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New Mom: Postpartum anxiety update, a year later

Posted July 14, 2011

I've been struggling with keeping up with my blog these days. Starting a business and chasing a toddler are both very big tasks. And honestly, I'm really into parenthood these days. I can't really find the time to break away from Asher (and, well, work) to write the meaningful posts I have been writing in my mind the last several months.

These days, I get so darn excited to see Asher's face in the morning, even if it's 5 a.m. I take pictures of each little move he makes, and I treasure each one of them. I rejoice when he learns a new word. I figure out how to handle his mini tantrums. I smile with pride every time he signs "more" or "all done" for me. I love our bedtime rituals. I love saying his prayers with him and singing "Raindrops on Roses" as he snuggles in my arms. I love playing outdoors with him, watching him discover grass and dirt and leaves.

I am loving it all so much. And lately, I've realized what a stark contrast this is to this same time last year. At the time, back then, I thought I was just sleep-deprived and a little anxious. Like all new moms are, right?

Now, the more I enjoy the good and even the not-so-good moments, too, I realize how much I didn't enjoy while Asher was a newborn and infant. And I feel horrible thinking that, but it's the truth.

Today, I took Asher to the mall for a few items. I strolled him around. He took in all that was around him, kicking his feet off the end of the stroller. And all of a sudden this feeling came over me. I literally felt, and I mean truly felt, a moment of the panic from last year's trips to the mall with Asher. To these same stores.

It's hard to explain, really. Going anywhere at the time was such a struggle for me. My mom and dad would come up and suggest going to the mall. My anxiety was through the roof. Asher would scream his way around the stores and I would crumble inside. I remember getting my brows done, hearing Asher screaming midway through the mall and feeling panic the entire time. I remember people leaning into the stroller and my panic then, too. I remember the anxiety simply pulling into the parking lot. The ordeal it was to take my colicky baby out in public. The germs and the things I couldn't control, and the things I could. Everything was a stressor. My heart beats faster now just thinking about it.

Fast forward to today. I had my sanitizer strapped to the stroller, as always. I let Asher play with the items as I picked them out. I felt so relaxed and at peace. Just me and my kid, strolling through the mall. What a difference a year makes.

When I recall my maternity leave or see something that reminds me of that time in my life, I have that same feeling of dread and worry. I remember being a zombie, splitting up overnight duties with Rusty (even though he had to go to work all day, too) because I mentally and physically and emotionally couldn't handle it alone. I realize now from the moment I gave birth, my anxiety was right there. At the time, I wrote it off. Thought it'd get better. But it didn't. It got worse. So much worse.

At the hospital I remember thinking, how on earth am I going to sleep when I take him home? I felt like Asher was safe there with the nurses and the nursery. At home, what if no one watched over him like I would? What if I slept and miss something? What if I do something wrong and something bad happens? The worry paralyzed me. It affected my marriage. It affected my well-being. And it affected my ability to be a good mom.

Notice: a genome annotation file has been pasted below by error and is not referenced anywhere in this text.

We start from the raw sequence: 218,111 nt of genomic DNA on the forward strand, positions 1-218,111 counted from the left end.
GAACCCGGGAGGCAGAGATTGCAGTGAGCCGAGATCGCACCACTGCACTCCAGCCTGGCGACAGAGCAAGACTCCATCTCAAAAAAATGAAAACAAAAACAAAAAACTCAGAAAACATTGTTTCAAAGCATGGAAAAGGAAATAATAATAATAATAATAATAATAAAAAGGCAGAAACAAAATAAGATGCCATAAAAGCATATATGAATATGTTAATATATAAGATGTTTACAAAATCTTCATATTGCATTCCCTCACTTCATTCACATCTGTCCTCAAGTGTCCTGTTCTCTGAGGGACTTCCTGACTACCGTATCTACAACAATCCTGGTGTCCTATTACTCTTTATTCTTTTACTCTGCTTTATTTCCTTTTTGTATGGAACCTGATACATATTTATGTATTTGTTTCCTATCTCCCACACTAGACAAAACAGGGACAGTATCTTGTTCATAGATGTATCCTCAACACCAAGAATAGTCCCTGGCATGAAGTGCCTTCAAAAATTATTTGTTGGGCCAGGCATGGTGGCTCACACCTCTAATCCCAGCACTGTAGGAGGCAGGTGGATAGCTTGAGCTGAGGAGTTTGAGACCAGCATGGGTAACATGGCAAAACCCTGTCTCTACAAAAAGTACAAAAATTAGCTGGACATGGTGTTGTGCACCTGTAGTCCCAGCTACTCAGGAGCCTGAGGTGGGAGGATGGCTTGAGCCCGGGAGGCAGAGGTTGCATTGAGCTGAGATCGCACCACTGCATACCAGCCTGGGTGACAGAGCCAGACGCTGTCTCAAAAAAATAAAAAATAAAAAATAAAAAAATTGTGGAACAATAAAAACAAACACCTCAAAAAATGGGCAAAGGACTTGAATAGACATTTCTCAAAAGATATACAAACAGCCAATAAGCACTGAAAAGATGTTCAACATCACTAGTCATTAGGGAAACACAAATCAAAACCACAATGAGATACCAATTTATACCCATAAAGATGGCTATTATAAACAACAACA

That first night at home was awful. Yes, there was the adjusting of having a newborn. But, I'm not kidding when I tell you I didn't sleep once for a single minute in at least a 24-hour period. I was on major pain meds from my c-section and still, I didn't sleep a wink. I cried my eyes out when Asher cried. I had panic attacks. I had him in his bouncer in bed with me and I couldn't sleep. I was afraid he'd stop breathing. Or I'd miss a warning sign of something wrong. Or I'd do something that was a SIDS trigger.

I didn't enjoy my maternity leave. Not at all. It was three months of a really tough struggle. During the day, when Asher would nap (which wasn't often), I would put his swing within arms reach of me on the couch. And I'd stare at him. I'd check him a thousand times. I just couldn't rest. And I didn't rest. And it took its toll on me. When I think of that time, my heart breaks. I feel like I missed out on so much. I feel like Asher being a challenge of an infant plus my post partum issues together created the perfect storm. I missed out on the sweet newborn moments. They were there, I'm sure. But I was blinded by my 24/7 anxiety.

And now, Asher's asleep in his crib upstairs, and I'm downstairs typing. That would have never happened early on. We have our routine now, and we usually can stick to it. He's adventuresome. He's an organizer. He's super smart. He's still not the best sleeper, but we cope.

And, he loves his momma. I'm thankful that he won't remember my breakdowns those first six months. But, one day he'll read this blog and realize the challenges I faced. And I want him to know he was worth every bit of it, and I promise to do everything in my power to be the best mother I can be and keep my anxiety under control. He deserves the very best of me. And so does Rusty.

And you know, I am thankful that through the dense fog of my anxiety, and with the help of my husband, family and friends, I still managed to raise a flipping awesome kid. I'm still on my medication; we've had to up my dosage multiple times. But we're keeping my OCD pretty much under control. We even took a vacation! We travel! We eat out all the time! We play at the pool and on playgrounds! We had a big birthday party! And I enjoyed each of these moments, keeping my anxiety (pretty much) at bay. I still have my moments. He's certainly all over the place now. An active toddler. So, there's no chance of putting him in a bubble now.